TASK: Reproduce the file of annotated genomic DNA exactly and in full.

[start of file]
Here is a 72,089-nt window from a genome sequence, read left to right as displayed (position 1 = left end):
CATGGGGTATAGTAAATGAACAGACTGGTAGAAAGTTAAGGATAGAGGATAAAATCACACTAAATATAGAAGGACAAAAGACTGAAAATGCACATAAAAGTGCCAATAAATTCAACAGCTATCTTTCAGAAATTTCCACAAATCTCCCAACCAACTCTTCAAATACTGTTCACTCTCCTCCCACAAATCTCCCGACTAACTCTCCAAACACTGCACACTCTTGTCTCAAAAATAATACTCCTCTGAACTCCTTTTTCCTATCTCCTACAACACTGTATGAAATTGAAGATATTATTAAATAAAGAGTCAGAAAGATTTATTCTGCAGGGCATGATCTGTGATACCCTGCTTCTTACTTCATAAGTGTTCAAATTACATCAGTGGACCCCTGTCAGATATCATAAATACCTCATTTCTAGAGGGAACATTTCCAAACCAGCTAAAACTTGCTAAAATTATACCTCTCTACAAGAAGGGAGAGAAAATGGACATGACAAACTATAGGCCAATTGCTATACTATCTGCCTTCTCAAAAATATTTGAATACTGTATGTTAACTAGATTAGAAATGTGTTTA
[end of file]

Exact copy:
Here is a 72,089-nt window from a genome sequence, read left to right as displayed (position 1 = left end):
CATGGGGTATAGTAAATGAACAGACTGGTAGAAAGTTAAGGATAGAGGATAAAATCACACTAAATATAGAAGGACAAAAGACTGAAAATGCACATAAAAGTGCCAATAAATTCAACAGCTATCTTTCAGAAATTTCCACAAATCTCCCAACCAACTCTTCAAATACTGTTCACTCTCCTCCCACAAATCTCCCGACTAACTCTCCAAACACTGCACACTCTTGTCTCAAAAATAATACTCCTCTGAACTCCTTTTTCCTATCTCCTACAACACTGTATGAAATTGAAGATATTATTAAATAAAGAGTCAGAAAGATTTATTCTGCAGGGCATGATCTGTGATACCCTGCTTCTTACTTCATAAGTGTTCAAATTACATCAGTGGACCCCTGTCAGATATCATAAATACCTCATTTCTAGAGGGAACATTTCCAAACCAGCTAAAACTTGCTAAAATTATACCTCTCTACAAGAAGGGAGAGAAAATGGACATGACAAACTATAGGCCAATTGCTATACTATCTGCCTTCTCAAAAATATTTGAATACTGTATGTTAACTAGATTAGAAATGTGTTTA